One of the preeminent stand-up comics of the 60s generation, Carlin was famous for his routine regarding the Seven Dirty Words which can't be broadcast on television. Originally a comic who stretched boundaries in the vein of Lenny Bruce, he aged into a philosophic hipster whose influence can be felt in all the comics of today who include social commentary in their routines.
It was announced just last week that The Kennedy Center's Mark Twain Prize for Comedy would be awarded Carlin this year. It remains to be seen if that commendation will stand, as the award has never before been given posthumously. (It might make the final sequence of the event, in which the recipient takes the stage, a bit unusual. Maybe they could just replay the Seven Dirty Words routine! No, wait, it's the Kennedy Center, where naughty words are censured [see previous post]. Better to just send everybody here.)
I have a personal reminiscence of George Carlin which requires a little set-up. My family moved from my hometown of Atlanta to Los Angeles the summer between my junior and senior year in high school. It was a decision not made lightly by my parents, but the pater had received a giant promotion to make the move. Naturally, I was at the center of the concern; pretty crummy to be removed from the friends I had gone to school with since kindergarten, into a brand new high school across the country, in my senior year.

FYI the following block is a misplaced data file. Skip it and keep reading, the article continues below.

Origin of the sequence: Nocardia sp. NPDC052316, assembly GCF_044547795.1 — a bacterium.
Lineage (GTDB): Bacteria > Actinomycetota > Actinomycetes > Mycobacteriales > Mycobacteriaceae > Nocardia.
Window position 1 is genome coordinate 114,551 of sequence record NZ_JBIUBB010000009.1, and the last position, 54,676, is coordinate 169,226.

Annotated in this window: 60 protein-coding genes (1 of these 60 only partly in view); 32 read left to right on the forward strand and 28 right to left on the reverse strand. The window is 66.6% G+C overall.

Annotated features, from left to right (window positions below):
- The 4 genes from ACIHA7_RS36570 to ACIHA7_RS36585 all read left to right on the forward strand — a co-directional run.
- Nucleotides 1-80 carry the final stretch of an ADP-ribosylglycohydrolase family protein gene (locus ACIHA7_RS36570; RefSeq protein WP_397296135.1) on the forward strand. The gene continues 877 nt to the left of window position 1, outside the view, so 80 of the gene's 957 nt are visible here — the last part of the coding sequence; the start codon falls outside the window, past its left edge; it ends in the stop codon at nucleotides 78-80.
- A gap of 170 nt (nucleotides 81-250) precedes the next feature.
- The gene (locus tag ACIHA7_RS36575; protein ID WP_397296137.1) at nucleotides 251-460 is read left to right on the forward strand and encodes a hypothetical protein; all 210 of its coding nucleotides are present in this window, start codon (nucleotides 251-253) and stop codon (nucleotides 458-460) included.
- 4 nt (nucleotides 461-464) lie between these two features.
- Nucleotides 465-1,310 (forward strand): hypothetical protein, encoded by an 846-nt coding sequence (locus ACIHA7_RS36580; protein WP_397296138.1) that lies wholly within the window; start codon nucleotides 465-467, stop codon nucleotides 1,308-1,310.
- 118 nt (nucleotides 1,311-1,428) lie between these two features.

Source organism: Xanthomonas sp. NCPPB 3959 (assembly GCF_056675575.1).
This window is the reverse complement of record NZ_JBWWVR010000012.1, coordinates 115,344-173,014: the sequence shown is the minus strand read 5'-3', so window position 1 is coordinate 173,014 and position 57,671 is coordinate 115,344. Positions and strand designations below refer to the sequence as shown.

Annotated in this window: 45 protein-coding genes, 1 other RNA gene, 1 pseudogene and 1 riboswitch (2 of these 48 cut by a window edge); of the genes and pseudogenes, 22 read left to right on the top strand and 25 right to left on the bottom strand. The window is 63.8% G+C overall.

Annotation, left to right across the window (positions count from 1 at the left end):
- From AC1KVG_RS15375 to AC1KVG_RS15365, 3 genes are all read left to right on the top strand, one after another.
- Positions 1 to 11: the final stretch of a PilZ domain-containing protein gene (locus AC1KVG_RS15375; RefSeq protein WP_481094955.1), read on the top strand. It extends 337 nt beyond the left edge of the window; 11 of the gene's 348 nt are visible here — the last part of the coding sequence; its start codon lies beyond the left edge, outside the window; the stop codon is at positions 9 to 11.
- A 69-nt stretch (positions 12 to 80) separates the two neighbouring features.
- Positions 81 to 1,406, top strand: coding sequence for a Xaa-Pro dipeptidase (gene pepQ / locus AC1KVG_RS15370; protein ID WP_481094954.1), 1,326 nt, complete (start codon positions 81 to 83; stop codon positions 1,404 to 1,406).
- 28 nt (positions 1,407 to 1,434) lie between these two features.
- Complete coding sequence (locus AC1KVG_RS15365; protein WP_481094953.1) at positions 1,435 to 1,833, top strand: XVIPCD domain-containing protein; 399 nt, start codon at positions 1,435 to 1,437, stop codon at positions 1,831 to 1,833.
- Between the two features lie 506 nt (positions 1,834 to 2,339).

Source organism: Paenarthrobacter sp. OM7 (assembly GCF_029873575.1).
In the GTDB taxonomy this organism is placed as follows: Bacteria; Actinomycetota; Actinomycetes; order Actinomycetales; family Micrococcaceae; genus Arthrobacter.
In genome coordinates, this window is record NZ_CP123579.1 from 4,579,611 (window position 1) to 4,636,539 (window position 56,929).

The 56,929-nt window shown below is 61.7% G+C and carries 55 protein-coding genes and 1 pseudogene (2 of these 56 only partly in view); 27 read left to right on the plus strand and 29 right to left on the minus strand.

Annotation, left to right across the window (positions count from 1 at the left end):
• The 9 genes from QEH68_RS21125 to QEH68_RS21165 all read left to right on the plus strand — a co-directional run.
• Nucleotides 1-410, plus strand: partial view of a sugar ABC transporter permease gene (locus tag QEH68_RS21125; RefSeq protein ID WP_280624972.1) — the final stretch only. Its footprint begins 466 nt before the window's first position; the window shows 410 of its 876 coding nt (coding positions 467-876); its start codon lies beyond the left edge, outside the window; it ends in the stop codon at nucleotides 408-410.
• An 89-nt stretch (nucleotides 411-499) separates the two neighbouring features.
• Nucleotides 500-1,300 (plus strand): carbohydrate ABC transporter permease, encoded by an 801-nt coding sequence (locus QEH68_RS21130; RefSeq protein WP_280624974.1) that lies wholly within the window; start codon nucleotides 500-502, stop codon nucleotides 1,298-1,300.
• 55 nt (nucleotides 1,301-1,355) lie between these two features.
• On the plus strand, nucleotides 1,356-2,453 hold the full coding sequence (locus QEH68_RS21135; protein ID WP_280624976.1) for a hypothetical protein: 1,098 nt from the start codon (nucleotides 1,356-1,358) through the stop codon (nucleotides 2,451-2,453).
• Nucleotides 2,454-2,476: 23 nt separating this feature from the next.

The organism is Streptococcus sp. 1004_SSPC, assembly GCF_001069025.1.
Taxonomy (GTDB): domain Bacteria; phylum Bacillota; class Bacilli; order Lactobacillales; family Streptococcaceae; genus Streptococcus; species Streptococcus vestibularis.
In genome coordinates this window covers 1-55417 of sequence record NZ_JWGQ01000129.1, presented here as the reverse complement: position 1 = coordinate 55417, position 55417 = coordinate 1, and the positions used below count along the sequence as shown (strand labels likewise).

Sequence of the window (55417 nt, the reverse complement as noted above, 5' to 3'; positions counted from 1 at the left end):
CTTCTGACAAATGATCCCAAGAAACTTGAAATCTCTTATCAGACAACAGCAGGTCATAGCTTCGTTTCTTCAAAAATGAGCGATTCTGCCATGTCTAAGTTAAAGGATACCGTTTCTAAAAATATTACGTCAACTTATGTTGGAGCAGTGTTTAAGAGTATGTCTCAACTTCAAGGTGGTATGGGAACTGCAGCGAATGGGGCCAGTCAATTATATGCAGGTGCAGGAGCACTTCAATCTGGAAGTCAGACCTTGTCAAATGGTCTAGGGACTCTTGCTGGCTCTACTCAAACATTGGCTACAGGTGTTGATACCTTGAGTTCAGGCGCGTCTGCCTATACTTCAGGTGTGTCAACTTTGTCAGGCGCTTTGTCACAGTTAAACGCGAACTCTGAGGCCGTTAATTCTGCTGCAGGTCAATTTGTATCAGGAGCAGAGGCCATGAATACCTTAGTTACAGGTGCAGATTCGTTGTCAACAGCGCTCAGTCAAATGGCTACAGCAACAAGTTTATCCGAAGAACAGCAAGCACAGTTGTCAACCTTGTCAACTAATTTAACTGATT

The actual physical move, by coincidence more than design, happened while I was out of the country. For about a year, my high school had planned a 3 week trip to Europe for their juniors and seniors, and about 30 students were going, including myself. (Though it's hard to tell, that's me on the steps of the Acropolis in Greece. Dig those groovy trousers!). So, I left my home in Atlanta with my friends in early June, and when I returned to the states, "home" had miraculously been moved into a new house in Los Angeles.
(The move, by the way, turned out to be all for the best for me, as I wrote a while back, but at the time, I was a misery.)
It was a deeply depressing moment at the New York airport, when I had to say good-bye to my life-long friends as they boarded their connecting flight back to Atlanta, and I, completely alone and in despair, boarded my plane to LA. My plane was overbooked, and I was bumped up to first class to make room. It was my first time flying first class, and I was too young to enjoy the free booze, so who cares? The plane was one of those early 747s, with the first class lounge, and spiral staircase, and the works.
George Carlin was in the seat next to me. I was not his biggest fan, but of course I knew who he was.
Being the starstruck teenager that I tried to avoid being, I worked up the courage to ask for his autograph. Politely, he said he did not sign autographs but, perhaps because he knew he would be sitting next to me for 5 hours, he drew a happy face on a cocktail napkin and gave it to me.
George Carlin drawing a happy face? I bet that napkin would be worth something now...
In memory of those Seven Dirty Words, and that flight across the country...
Update, 6/24/08: The Kennedy Center announced yesterday that Carlin will in fact receive the Mark Twain Award posthumously (posthumorously?)...